Thomas Jefferson Had A Dead Moose Shipped To Paris To Win An Argument
In between helping create the United States and sleeping with his slaves, Jefferson was also minister to France from 1785 to 1789. While in Paris, he discovered that the haughty Europeans still had their noses in the air over America. Literally. According to a popular French theory, America had poor air quality which stunted people's growth, both physically and morally.
Jefferson could not stand idly by while these aristocrats in powdered wigs called Americans frail wimps, so he hatched an insane plan. He would import a giant moose from America to France, just to shut up all those size-shaming Frenchies.
Denali National Park/flickr"Neat! I always wanted to travel to Eur-" BANG
Over the next year, Jefferson kept badgering his colleagues back in America to stop doing all that unimportant statecraft and bag him a moose. Eventually they put the governor of New Hampshire on the case, and he sent out hunters to shoot the biggest moose bull they could find. Which they did. 20 miles from the road. In the middle of winter. But if Thomas Jefferson needed a moose, by god would he get one. The hunters dragged the beast through towering snow for 14 days to deliver it to civilization, had it spruced up a bit by a taxidermist, and shipped it off for a year-long-voyage to Europe.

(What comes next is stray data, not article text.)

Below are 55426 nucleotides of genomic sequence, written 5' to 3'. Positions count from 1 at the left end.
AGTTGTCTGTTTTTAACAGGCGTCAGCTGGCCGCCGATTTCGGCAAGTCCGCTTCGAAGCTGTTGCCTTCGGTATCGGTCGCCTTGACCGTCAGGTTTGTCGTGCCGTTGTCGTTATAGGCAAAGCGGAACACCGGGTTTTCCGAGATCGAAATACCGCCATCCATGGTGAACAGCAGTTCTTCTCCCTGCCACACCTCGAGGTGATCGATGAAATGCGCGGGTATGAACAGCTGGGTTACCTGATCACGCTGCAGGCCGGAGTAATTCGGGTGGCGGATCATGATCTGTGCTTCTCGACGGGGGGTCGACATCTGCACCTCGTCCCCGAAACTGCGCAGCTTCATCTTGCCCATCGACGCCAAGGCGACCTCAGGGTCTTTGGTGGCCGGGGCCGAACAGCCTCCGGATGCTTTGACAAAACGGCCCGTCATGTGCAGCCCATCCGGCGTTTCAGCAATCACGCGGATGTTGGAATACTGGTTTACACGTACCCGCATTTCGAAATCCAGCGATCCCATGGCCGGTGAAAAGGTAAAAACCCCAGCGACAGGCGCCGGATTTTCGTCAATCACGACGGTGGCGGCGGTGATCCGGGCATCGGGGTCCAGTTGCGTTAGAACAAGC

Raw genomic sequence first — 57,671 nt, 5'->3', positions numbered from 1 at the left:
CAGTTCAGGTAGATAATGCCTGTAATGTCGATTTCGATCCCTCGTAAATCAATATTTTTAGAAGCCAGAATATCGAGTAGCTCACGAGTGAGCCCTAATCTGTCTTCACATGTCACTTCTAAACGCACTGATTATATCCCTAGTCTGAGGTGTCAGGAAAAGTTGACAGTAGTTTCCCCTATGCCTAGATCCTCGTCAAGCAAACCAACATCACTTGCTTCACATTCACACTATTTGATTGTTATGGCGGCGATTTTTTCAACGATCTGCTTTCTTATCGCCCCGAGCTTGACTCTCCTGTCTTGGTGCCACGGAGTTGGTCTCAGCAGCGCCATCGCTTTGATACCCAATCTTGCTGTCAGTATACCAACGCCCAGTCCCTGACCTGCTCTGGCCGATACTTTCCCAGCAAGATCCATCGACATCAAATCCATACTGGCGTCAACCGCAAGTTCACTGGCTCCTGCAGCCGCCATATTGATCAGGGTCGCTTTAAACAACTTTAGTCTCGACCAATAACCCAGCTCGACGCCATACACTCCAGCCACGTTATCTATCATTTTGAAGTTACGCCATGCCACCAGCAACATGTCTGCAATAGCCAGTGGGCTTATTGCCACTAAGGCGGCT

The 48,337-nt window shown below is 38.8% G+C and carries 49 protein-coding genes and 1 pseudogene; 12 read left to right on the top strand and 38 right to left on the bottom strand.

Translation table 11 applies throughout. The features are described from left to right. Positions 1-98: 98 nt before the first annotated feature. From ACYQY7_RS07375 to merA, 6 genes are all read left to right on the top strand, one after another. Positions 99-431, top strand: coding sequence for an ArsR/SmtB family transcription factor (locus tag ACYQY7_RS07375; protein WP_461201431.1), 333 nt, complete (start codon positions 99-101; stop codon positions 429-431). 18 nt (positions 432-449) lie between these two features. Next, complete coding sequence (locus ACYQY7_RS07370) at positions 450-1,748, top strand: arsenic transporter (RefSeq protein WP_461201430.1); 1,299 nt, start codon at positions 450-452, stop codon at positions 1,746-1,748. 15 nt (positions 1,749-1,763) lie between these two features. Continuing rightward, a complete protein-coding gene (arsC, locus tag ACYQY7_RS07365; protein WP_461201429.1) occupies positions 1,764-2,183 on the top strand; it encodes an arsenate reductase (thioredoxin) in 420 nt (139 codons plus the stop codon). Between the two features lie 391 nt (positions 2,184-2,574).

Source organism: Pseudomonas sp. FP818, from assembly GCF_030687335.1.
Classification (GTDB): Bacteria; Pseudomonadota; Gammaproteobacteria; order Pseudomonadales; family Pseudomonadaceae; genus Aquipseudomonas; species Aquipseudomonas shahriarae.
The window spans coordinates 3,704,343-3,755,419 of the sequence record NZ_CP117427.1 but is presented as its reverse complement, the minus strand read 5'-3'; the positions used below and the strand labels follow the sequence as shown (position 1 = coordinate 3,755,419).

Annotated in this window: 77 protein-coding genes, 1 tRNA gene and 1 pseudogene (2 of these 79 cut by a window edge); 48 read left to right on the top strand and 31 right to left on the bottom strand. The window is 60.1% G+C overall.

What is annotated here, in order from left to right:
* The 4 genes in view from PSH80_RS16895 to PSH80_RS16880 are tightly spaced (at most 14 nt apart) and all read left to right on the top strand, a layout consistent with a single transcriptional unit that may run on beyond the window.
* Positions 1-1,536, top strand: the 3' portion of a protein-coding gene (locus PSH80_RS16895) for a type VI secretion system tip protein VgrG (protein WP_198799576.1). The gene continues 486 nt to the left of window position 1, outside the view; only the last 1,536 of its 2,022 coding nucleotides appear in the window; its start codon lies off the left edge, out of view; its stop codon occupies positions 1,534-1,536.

Naturally, by the time the moose arrived in Paris, it was a putrid, stinking mess with no antlers -- though the governor had included spare parts from other animals, in case Jefferson wanted to "mix and match as he saw fit." Yet bold Jefferson was unfazed, presenting the rancid moose to his French critics and simply telling them to use their imagination to fill in the blanks. If nothing else, he proved that Americans do have one thing (well, a pair of things) that's pretty big.
Ben Franklin Electrocuted Himself Trying To Cook Turkeys
It turns out kite-flying wasn't the only way Ben Franklin tinkered in God's electrical domain. Centuries before drunken dads perfected the craft, he set out to find a way to nuke turkeys with "electrical fire" so as to provide a nine-minute dinner. Using a six-gallon Leyden jar, he zapped the plump birds with electric currents. Yet each one's goose remained uncooked, with Franklin's defeated reports stating: "The turkies [sic], though thrown into violent convulsions and then lying as dead for some minutes, would recover in less than a quarter of an hour."